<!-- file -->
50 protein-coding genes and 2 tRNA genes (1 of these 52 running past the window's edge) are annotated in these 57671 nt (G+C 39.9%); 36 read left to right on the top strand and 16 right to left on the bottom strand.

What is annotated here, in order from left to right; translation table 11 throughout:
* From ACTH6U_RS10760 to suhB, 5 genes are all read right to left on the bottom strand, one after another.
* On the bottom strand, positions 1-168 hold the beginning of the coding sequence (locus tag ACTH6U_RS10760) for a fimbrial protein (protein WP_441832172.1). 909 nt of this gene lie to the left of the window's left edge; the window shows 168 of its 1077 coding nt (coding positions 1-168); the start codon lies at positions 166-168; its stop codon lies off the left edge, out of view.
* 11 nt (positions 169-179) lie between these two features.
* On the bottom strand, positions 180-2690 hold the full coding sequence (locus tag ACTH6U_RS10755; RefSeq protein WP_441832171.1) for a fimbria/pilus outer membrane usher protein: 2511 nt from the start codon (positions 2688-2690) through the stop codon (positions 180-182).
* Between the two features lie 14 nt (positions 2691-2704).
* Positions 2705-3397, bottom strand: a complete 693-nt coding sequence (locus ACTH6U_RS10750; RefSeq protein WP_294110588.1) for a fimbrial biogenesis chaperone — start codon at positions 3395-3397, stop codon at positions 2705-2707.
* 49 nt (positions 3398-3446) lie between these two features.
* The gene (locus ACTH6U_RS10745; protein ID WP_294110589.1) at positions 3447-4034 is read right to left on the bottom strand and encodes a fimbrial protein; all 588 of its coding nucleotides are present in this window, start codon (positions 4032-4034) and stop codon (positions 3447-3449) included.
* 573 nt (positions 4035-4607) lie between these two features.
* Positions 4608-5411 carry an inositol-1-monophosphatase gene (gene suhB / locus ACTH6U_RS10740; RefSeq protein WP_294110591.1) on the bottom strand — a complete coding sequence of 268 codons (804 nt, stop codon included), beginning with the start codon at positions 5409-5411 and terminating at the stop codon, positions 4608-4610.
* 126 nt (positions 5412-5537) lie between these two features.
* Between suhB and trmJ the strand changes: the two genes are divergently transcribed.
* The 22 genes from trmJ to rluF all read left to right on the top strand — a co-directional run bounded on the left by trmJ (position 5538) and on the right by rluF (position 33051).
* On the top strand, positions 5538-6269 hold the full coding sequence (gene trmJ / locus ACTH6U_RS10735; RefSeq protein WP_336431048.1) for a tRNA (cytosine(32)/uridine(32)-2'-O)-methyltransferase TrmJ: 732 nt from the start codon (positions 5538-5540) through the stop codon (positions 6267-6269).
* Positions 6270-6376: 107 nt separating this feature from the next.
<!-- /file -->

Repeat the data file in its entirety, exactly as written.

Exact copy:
50 protein-coding genes and 2 tRNA genes (1 of these 52 running past the window's edge) are annotated in these 57671 nt (G+C 39.9%); 36 read left to right on the top strand and 16 right to left on the bottom strand.

What is annotated here, in order from left to right; translation table 11 throughout:
* From ACTH6U_RS10760 to suhB, 5 genes are all read right to left on the bottom strand, one after another.
* On the bottom strand, positions 1-168 hold the beginning of the coding sequence (locus tag ACTH6U_RS10760) for a fimbrial protein (protein WP_441832172.1). 909 nt of this gene lie to the left of the window's left edge; the window shows 168 of its 1077 coding nt (coding positions 1-168); the start codon lies at positions 166-168; its stop codon lies off the left edge, out of view.
* 11 nt (positions 169-179) lie between these two features.
* On the bottom strand, positions 180-2690 hold the full coding sequence (locus tag ACTH6U_RS10755; RefSeq protein WP_441832171.1) for a fimbria/pilus outer membrane usher protein: 2511 nt from the start codon (positions 2688-2690) through the stop codon (positions 180-182).
* Between the two features lie 14 nt (positions 2691-2704).
* Positions 2705-3397, bottom strand: a complete 693-nt coding sequence (locus ACTH6U_RS10750; RefSeq protein WP_294110588.1) for a fimbrial biogenesis chaperone — start codon at positions 3395-3397, stop codon at positions 2705-2707.
* 49 nt (positions 3398-3446) lie between these two features.
* The gene (locus ACTH6U_RS10745; protein ID WP_294110589.1) at positions 3447-4034 is read right to left on the bottom strand and encodes a fimbrial protein; all 588 of its coding nucleotides are present in this window, start codon (positions 4032-4034) and stop codon (positions 3447-3449) included.
* 573 nt (positions 4035-4607) lie between these two features.
* Positions 4608-5411 carry an inositol-1-monophosphatase gene (gene suhB / locus ACTH6U_RS10740; RefSeq protein WP_294110591.1) on the bottom strand — a complete coding sequence of 268 codons (804 nt, stop codon included), beginning with the start codon at positions 5409-5411 and terminating at the stop codon, positions 4608-4610.
* 126 nt (positions 5412-5537) lie between these two features.
* Between suhB and trmJ the strand changes: the two genes are divergently transcribed.
* The 22 genes from trmJ to rluF all read left to right on the top strand — a co-directional run bounded on the left by trmJ (position 5538) and on the right by rluF (position 33051).
* On the top strand, positions 5538-6269 hold the full coding sequence (gene trmJ / locus ACTH6U_RS10735; RefSeq protein WP_336431048.1) for a tRNA (cytosine(32)/uridine(32)-2'-O)-methyltransferase TrmJ: 732 nt from the start codon (positions 5538-5540) through the stop codon (positions 6267-6269).
* Positions 6270-6376: 107 nt separating this feature from the next.